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March 2006, Ulster Business Magazine
In last month’s Ulster Business, we looked at what makes a business a suitable MBO candidate. You may be an owner that is looking for an exit or a hard-working manager in such a company right now. If so, this could be the time to stop and think about the opportunities that an MBO presents.
As a manager, it may be that once-in-a-lifetime opportunity to make a step-change in your professional fortunes, but how should the process be started?
The only thing that matters at this stage is the relationship between the management team and the individual(s) who owns the company. Assuming that the owner is happy to sell and a price can be agreed, it is critical that the management team can demonstrate that it can deliver the price and do so with the greatest degree of certainty so that the deal can come to a satisfactory conclusion.
To add credibility to the approach, thought should have been given to the likely acquisition price and how the deal will be financed. Working proactively with a venture capital firm or bank can establish if, and how, the acquisition can be funded.
But who should make the approach to the owner? The direct approach enables the management team to retain the greatest degree of control over the process. It builds on established relations and provides the owner with the confidence that the deal can be successfully completed.
However, there may be circumstances where a third party could make a more appropriate approach. This may reduce the chances of a serious falling out between the management team and the owner. Using a venture capital investor or advisor may also add some credibility and lead to the owner being more open about selling to a buyout team.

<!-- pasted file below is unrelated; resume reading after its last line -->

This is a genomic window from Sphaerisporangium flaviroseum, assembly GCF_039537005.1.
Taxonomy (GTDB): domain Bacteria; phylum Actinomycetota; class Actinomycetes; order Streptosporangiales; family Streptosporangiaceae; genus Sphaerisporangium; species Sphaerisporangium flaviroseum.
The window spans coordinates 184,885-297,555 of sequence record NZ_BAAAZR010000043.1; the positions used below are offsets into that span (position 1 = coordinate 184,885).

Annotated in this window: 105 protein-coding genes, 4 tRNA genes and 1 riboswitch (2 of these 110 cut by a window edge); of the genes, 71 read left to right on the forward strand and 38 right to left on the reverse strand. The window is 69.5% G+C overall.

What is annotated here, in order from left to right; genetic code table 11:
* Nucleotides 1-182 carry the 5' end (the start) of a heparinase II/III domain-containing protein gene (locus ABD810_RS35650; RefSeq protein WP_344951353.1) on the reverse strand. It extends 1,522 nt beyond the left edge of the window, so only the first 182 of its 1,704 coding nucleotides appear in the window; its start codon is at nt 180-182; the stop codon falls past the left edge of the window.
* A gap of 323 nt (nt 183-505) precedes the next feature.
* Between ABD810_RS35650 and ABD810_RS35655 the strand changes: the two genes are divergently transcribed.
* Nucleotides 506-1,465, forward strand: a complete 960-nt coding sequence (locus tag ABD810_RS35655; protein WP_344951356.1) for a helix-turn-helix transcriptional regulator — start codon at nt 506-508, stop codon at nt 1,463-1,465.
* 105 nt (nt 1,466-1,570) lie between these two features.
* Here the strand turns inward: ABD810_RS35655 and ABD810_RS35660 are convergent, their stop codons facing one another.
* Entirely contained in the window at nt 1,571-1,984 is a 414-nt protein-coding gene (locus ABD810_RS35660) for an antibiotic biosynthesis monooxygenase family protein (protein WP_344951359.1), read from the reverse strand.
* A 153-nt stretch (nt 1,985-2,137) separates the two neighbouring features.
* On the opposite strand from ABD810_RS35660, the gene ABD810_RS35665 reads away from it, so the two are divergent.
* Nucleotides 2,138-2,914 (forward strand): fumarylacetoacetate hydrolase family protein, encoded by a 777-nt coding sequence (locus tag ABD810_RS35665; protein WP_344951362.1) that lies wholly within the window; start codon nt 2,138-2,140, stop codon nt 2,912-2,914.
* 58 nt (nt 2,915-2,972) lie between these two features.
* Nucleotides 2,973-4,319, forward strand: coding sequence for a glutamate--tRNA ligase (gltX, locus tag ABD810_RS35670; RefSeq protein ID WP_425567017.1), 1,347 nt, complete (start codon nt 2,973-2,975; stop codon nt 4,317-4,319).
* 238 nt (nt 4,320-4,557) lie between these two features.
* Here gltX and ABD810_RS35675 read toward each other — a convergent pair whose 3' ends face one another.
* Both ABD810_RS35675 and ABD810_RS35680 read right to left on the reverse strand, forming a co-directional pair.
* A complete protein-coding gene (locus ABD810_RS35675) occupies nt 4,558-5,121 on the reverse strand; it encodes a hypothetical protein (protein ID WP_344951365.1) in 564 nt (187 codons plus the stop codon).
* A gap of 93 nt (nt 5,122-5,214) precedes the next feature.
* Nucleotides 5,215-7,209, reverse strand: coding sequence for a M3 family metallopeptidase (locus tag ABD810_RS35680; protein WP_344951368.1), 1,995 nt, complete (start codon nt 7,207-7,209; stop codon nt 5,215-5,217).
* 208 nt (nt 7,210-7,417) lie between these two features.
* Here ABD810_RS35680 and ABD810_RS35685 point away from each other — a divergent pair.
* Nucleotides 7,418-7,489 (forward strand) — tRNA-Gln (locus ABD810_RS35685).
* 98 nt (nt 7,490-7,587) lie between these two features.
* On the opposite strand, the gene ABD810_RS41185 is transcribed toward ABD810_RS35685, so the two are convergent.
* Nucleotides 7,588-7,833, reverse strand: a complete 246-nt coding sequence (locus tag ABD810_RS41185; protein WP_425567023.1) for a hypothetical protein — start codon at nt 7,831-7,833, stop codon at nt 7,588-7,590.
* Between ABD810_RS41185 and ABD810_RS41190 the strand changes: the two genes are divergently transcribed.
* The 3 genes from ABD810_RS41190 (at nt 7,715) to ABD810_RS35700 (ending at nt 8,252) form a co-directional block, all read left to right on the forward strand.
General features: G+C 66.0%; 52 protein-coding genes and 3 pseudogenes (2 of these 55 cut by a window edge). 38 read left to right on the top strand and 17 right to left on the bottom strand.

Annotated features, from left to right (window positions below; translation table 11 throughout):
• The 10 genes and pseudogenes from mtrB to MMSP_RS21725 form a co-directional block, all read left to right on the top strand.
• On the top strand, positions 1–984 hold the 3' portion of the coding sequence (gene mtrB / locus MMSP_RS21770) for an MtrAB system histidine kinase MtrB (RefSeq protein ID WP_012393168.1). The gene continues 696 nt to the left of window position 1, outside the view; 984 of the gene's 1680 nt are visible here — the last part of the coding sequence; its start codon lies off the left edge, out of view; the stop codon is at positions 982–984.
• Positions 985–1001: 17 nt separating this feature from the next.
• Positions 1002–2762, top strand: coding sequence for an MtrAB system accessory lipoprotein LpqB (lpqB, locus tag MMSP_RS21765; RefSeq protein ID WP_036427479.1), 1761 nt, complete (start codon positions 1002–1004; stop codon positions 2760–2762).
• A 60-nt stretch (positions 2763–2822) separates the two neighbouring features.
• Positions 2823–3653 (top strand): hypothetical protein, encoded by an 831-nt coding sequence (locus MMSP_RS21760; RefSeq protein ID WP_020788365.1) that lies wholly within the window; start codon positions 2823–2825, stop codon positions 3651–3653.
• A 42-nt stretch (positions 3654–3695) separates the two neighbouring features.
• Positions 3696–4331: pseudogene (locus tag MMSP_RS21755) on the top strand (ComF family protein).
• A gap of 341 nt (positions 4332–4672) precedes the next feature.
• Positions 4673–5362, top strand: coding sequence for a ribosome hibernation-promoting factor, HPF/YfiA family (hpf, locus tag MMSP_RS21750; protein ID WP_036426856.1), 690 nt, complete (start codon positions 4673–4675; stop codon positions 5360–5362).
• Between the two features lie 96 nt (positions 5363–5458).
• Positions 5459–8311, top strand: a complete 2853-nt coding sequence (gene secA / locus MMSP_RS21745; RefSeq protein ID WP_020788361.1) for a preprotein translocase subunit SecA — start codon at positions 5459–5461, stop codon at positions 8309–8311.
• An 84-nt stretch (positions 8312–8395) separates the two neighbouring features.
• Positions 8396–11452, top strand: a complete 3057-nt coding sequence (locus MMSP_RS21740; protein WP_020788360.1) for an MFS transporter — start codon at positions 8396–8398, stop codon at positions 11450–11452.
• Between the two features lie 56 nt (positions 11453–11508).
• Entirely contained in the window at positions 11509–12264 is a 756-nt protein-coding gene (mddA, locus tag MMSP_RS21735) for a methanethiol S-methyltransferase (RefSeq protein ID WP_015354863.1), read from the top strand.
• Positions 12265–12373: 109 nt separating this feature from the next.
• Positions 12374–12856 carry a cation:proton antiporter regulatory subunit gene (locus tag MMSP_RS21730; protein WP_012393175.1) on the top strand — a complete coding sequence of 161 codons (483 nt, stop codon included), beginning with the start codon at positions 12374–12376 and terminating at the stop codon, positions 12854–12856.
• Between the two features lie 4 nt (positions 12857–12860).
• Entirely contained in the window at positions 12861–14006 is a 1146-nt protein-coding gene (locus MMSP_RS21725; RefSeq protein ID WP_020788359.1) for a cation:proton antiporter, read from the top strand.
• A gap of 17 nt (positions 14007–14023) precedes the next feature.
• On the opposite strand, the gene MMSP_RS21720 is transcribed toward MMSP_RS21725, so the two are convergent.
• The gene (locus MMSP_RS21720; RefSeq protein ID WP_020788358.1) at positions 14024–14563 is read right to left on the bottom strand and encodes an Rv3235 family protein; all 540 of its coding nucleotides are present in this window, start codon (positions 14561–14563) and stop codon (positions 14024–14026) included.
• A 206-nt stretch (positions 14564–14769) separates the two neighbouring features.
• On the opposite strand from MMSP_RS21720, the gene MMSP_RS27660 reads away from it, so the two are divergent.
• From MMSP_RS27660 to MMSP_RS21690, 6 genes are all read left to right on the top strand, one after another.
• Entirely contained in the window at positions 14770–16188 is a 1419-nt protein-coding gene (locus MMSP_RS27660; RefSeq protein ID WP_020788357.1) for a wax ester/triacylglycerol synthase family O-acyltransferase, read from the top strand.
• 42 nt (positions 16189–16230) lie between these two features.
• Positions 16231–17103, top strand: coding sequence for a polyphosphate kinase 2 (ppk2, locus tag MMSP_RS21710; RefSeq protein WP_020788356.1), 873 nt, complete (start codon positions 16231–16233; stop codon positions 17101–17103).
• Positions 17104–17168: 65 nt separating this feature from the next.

However, the management team must be very careful about disclosure as this can compromise their existing service agreements with the company.
No matter how the approach is handled, the buyout team and potential backers should be aiming to come away with acknowledgement that they will be treated as potential buyers and that enough financial and corporate information will be released to allow an offer to be tabled. Hopefully it will also be understood how the sales process will be managed and an indication provided of the owner’s price expectations.
ow the buyout team approaches the process depends on how the sale is conducted by the owner.
Ideally the owner will be prepared to enter a period of exclusivity with the management team allowing the deal to be quickly and quietly negotiated. This approach may particularly suit owners that do not want to open the books to competitors and/or want to minimise the disruption to on-going operations.
Assuming that a period of exclusivity cannot be negotiated, the owner may appoint a financial advisor to manage an auction. The advisor will often have a sole remit to optimise the value that can be extracted for the business. This can lead to the sale being a long and public affair, and if handled badly, the process collapsing which in turn can damage the business. Management will often not be allowed to talk to any bidders until later in the process when a venture capital bidder will want to refine its offer.
As the buyout gains momentum, the business plan will come to life. What may be less obvious is how useful a tool its preparation can be in helping the management team to crystallise its thinking and address the practicalities of life without the safety net of the existing ownership structure.